• ‘Without further pause and again in silence, I hump my body up over the rock.’
    arch, curve, hunch, bend, bow, curl, crook
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  • 3vulgar slang with object Have sexual intercourse with.

  • 4usually in imperative hump offIrish informal Go away.

    • ‘Does he ever feel like telling people to just hump off?’

Phrases

  • get (or have or give someone) the hump

    • informal Become, be, or make someone annoyed or moody.

      ‘fans get the hump when they lose’
      • ‘He said he did not mind her going up to see her parents and her children for days at a time, but she would get the hump when he stayed out down here for ‘more than two nights in succession.’’
      • ‘Dozens of recently installed speed bumps in a Yorkshire suburb have been ripped out and replaced after council officials got the hump over their height.’
      • ‘To be honest, there was a time when I really got the hump with Spain.’
      • ‘Everything was fine as long as you never got the hump.’
      • ‘It seems whoever got the hump and complained believed the ad implied that the driver of the car had been texting while driving, and that this encouraged people to do likewise.’
      • ‘I got the hump so I sabotaged the tyres of the head's car by putting tin tacks in to puncture them.’
      • ‘Debate has been raging about road safety, with people across London getting the hump.’
      • ‘He or she got the hump because the ad didn't make it clear that the deal included an ‘additional, compulsory delivery charge’ of £39.99.’
      • ‘I wish humans were more like that - my wife gets the hump and she won't talk to me for a week.’
      • ‘It is quite nice that people are getting the hump enough to write about it.’
      take offence, be offended, take exception, bridle, take something personally, be aggrieved, be affronted, take something amiss, be upset, be annoyed, be angry, be indignant, get one's hackles up, be put out, be insulted, be hurt, be wounded, be piqued, be resentful, be disgruntled, get into a huff, go into a huff, get huffy
      irritate, vex, make angry, make cross, anger, exasperate, irk, gall, pique, put out, displease, get someone's back up, put someone's back up, antagonize, get on someone's nerves, rub up the wrong way, ruffle, ruffle someone's feathers, make someone's hackles rise, raise someone's hackles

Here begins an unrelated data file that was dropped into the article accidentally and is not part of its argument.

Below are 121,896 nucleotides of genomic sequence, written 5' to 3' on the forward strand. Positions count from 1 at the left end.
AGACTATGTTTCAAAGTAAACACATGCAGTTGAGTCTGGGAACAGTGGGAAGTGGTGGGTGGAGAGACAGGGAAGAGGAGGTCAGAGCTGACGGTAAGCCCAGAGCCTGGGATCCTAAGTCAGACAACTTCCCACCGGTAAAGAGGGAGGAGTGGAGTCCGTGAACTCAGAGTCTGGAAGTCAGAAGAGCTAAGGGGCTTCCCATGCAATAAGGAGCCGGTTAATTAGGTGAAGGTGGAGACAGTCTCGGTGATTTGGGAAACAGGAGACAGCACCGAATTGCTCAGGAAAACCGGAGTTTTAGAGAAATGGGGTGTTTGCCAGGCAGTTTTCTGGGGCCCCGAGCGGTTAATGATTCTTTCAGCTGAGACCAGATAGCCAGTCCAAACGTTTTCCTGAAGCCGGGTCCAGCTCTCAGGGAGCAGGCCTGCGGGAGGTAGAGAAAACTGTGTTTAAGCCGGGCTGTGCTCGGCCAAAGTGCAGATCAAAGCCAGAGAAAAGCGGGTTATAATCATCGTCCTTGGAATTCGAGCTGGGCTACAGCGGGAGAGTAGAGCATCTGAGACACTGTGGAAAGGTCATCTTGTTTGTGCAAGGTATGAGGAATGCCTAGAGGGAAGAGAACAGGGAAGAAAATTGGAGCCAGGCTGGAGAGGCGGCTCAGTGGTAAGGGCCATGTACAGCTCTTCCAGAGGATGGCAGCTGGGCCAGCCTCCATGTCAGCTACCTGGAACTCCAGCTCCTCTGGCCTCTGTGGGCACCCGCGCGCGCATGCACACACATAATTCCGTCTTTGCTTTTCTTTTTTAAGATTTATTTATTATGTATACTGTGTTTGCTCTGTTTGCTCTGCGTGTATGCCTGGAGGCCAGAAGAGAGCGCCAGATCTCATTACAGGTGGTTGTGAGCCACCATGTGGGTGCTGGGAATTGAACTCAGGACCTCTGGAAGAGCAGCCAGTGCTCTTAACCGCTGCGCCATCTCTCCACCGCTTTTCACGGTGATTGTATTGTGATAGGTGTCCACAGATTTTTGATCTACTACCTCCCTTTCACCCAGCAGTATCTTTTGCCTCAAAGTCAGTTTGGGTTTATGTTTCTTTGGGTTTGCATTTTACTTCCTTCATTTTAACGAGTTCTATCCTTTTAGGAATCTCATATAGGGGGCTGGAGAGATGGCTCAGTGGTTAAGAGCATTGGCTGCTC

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  • over the hump

    • Past the most difficult part of something.

      ‘now we have reached this point we are over the hump’
      • ‘Local retailers will be looking to residents to help them over the hump so that everyone can be part of the bright new future this regeneration will bring.’
      • ‘Then, in an instant, we are over the hump, the gray skies part, and we descend toward the lowlands.’
      • ‘But when I'm over the hump, rest assured I will get back to you, even if you've totally forgotten that you emailed me.’
      • ‘That's what got us over the hump and gave us the advantage in the first half.’
      • ‘Something like this could really get us over the hump.’
      • ‘If we all kick in a few bucks we can help them get over the hump.’
      • ‘‘They look like they're over the hump now,’ he says.’
      • ‘Change is usually a big part of a team getting over the hump.’
      • ‘If we lose our energy, we don't have one player who can get us over the hump or even to the free throw line late in the game.’
      • ‘But, you know, Christmas and the New Year aren't too far away and soon we'll all be over the hump.’
      over the worst part, over the worst of it, out of the woods, on the road to recovery, on the up and up, on the way up, getting better, making progress, in the clear
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Origin

Early 18th century: probably related to Low German humpe ‘hump’, also to Dutch homp, Low German humpe ‘lump, hunk (of bread)’.

Pronunciation

hump

/hʌmp/